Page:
Screening, charge inversion and condensation of macroions

5 - 8 September 2005

Venue: Lorentz Center@Oort

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The workshop will focus on current topics in electrostatics and the physics of screening in room-temperature electrolytes, with particular emphasis on applications to biological systems. Screening already features prominently in such diverse fields as polymer physics, microfluidics, colloid science, self-assembly of nanostructures and biophysics. Recent insights - resulting largely from work on molecular-scale systems - however indicate that screening can lead to qualitatively new behaviour that is not accounted for by 'conventional' descriptions. A notorious example is screening by multivalent ions, which results in counter-intuitive phenomena such as reversal of the effective charge of macroions and attraction between like-charged macroions.

Recent theoretical work on fluctuations and spatial correlations suggests that universal mechanisms based predominantly on electrostatics underlie these effects. Theories are currently being extended and refined to describe experimentally relevant situations such as quenched disorder, (bio)polymer condensation, chromatin structure and related biological systems, and non-equilibrium phenomena like transport through nanopores. These ideas have also motivated dedicated experiments ranging from scattering to single-molecule techniques that provide increasingly quantitative and rigorous information on the effect of screening. Each experimental system introduces its own subtleties, however, and further interplay between theory and experiment is required before a consensus can emerge regarding the underlying mechanisms.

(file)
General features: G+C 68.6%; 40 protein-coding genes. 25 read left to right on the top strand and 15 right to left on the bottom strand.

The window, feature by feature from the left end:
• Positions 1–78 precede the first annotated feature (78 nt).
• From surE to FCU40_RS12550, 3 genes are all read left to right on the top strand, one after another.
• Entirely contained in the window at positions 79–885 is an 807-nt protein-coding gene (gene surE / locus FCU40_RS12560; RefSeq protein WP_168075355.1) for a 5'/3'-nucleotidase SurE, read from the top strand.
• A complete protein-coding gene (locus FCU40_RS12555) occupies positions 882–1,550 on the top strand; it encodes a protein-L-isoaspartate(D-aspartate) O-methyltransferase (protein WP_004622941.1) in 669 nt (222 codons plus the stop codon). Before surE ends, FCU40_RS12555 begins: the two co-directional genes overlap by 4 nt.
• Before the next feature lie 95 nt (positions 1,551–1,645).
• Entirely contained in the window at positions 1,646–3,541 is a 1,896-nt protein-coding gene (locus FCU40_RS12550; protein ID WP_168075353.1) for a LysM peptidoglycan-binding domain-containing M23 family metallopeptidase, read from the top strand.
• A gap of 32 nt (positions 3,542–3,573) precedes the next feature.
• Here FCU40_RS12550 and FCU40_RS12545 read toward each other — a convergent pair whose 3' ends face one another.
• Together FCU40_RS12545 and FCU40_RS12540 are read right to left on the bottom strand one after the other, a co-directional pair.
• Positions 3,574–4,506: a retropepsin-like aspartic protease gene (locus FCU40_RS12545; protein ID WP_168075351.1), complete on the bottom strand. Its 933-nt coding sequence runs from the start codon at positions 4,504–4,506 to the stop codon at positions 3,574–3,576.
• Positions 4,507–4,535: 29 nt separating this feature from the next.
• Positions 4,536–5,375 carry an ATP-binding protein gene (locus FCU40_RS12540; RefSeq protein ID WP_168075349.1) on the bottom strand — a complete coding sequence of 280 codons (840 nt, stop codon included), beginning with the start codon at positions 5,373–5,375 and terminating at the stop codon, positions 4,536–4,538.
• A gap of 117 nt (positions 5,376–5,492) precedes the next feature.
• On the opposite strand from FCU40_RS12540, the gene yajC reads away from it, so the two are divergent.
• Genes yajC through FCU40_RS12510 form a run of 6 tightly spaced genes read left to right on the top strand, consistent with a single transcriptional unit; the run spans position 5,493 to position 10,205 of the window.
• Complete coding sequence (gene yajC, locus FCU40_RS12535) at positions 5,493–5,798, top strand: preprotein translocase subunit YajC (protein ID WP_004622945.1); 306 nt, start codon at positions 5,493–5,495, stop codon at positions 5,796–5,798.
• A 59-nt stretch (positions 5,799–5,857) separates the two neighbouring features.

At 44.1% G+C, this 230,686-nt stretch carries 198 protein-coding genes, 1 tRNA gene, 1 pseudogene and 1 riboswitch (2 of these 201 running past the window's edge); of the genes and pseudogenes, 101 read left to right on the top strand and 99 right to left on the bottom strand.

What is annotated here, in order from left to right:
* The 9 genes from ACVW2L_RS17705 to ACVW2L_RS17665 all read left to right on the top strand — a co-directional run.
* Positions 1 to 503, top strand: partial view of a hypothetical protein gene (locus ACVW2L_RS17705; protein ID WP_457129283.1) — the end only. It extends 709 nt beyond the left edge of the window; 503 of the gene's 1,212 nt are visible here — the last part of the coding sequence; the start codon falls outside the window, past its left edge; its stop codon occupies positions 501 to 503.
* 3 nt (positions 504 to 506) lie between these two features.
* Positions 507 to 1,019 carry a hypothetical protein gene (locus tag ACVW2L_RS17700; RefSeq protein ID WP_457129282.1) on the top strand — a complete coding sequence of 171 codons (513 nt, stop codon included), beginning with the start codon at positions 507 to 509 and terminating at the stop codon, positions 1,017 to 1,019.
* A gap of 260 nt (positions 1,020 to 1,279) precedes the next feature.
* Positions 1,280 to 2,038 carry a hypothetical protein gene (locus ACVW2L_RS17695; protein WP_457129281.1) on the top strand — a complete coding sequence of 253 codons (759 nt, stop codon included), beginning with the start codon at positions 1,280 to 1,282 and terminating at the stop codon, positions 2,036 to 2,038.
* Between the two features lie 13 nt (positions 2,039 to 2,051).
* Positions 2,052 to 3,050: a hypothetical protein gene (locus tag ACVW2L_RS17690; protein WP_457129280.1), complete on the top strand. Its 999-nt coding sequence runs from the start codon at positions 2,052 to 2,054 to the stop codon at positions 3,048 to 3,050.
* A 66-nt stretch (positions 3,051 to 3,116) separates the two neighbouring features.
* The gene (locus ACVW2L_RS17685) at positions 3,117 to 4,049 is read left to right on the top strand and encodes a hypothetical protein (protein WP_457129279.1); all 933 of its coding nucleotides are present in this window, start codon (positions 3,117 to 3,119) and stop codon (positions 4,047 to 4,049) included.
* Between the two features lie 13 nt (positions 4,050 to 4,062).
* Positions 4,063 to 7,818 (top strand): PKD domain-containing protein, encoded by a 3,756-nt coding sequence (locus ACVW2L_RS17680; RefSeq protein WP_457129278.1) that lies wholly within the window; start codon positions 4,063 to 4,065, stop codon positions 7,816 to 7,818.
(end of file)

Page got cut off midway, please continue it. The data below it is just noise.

We aim to bring together experimentalists and theorists from the various fields interested in the physics of screening and related phenomena. The main themes of the workshop will be:

• Double-layer structure

• Charge inversion

• Attraction between like-charged objects and biopolymer condensation

• Electrostatics and ionic transport in nanoscale channels

Keynote speakers:

Avinoam Ben-Shaul, Jerusalem

Koen Besteman, Delft

Michal Borkovec, Geneva

Ralf Everaers, Dresden

Christian Holm, Mainz

Charles Knobler, Los Angeles

Sergey Leikin, NIH Bethesda

Amit Meller, Rowland Institute

Roland Netz, Munich

Theo Odijk, Leiden

Henri Orland, Saclay

Philip Pincus, Santa Barbara

Lois Pollack, Cornell

Éric Raspaud, Paris

Michael Rubinstein, Chapel Hill

Masaki Sano, Tokyo

Boris Shklovskii, Minneapolis

Uri Sivan, Haifa

Renko de Vries, Wageningen

Gerard Wong, Urbana-Champaign


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